My Top Ten Tweets
I love to write, but with writing comes marketing, the bane of my existence. I began gathering tips about writing and marketing from various blogs for easier reference. 260 more words
After the trio had showered in the barrack’s public showers, they returned to their room. Millet immediately began preparing for his night out. Ruffling the towel over his short hair, the lengthy elf looked towards Allium, who was sitting on his bed staring off into the distance. 1,845 more words
I’ve spent some time lately with poetry journal editors – and also with the poor beggars who, like me, send off work to them. It’s struck me anew that many people, especially those at the beginning of their writing career, don’t have much idea of how submission works and what time span is realistic for an editor to consider a poem. 1,755 more words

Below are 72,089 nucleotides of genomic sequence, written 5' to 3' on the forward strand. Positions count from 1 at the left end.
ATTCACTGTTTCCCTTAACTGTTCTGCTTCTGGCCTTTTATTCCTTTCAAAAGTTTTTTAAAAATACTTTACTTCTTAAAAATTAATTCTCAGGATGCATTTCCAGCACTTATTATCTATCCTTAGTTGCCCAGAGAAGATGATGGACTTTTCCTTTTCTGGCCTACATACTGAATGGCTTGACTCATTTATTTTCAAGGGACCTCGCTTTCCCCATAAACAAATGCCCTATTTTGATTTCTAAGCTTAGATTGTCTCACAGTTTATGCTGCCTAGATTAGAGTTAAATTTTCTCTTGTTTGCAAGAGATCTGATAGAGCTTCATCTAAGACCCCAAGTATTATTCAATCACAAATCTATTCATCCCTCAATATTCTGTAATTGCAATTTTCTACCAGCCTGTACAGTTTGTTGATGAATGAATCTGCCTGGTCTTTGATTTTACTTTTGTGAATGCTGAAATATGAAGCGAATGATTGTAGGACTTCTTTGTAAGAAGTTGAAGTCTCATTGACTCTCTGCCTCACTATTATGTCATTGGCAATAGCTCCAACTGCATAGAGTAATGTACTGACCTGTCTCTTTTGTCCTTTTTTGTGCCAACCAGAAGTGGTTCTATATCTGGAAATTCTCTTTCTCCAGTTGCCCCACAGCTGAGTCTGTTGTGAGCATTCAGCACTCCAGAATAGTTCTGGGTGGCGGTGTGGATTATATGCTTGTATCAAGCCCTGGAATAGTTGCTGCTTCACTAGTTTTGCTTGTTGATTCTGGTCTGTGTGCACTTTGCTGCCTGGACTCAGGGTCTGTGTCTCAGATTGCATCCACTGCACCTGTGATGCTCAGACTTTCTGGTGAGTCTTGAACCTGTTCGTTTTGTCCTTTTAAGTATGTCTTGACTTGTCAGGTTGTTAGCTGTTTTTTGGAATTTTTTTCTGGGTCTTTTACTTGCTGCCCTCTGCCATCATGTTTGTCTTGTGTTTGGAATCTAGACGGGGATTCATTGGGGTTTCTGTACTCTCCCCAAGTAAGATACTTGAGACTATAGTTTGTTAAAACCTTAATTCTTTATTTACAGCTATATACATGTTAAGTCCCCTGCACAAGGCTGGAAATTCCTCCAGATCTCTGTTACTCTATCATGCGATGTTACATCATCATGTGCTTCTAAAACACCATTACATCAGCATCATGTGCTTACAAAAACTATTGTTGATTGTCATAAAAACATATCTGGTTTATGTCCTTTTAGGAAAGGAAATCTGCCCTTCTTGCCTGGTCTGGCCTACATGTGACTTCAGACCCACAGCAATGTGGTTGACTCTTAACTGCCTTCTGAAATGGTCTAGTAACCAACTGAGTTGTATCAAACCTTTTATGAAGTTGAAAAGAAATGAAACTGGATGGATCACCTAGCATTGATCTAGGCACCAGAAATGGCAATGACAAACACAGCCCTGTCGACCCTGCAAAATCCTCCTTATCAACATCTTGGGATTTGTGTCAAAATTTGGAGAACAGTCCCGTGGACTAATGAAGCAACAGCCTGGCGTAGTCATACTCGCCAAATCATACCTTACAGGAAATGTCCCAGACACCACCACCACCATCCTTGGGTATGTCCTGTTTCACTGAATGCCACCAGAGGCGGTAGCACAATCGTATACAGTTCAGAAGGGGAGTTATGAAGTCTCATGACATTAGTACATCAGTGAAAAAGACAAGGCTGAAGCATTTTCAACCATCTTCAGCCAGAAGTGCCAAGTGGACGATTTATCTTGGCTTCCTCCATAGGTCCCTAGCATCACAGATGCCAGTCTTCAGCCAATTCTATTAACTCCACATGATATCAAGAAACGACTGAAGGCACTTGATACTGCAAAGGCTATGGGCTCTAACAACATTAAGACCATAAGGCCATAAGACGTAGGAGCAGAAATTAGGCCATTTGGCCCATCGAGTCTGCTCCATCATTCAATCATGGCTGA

So you need to improve, speed up, refine, reorganize or survive the emotions of your querying process? Me too. I reblogged this post because it gives a lot of useful reflections, including 1. Set one day a month for making submissions to your markets. 2. Nothing is ever really "done." When your work is submission ready, however, send it off. 3. Editors are busy and don't respond quickly most of the time. They may still want your work months later but not have gotten around to letting you know. This reminds me of Agatha Christie, whose first novel was accepted two years after it was submitted to a publisher, with no intervening communication. 4. The submission organizing file system itself is simple but ingenious. I've been writing for a while, but something resembling this system simply never has occurred to me. 5. Be nice to editors/don't burn bridges/no snarky emails/be patient. That one especially. Enjoy.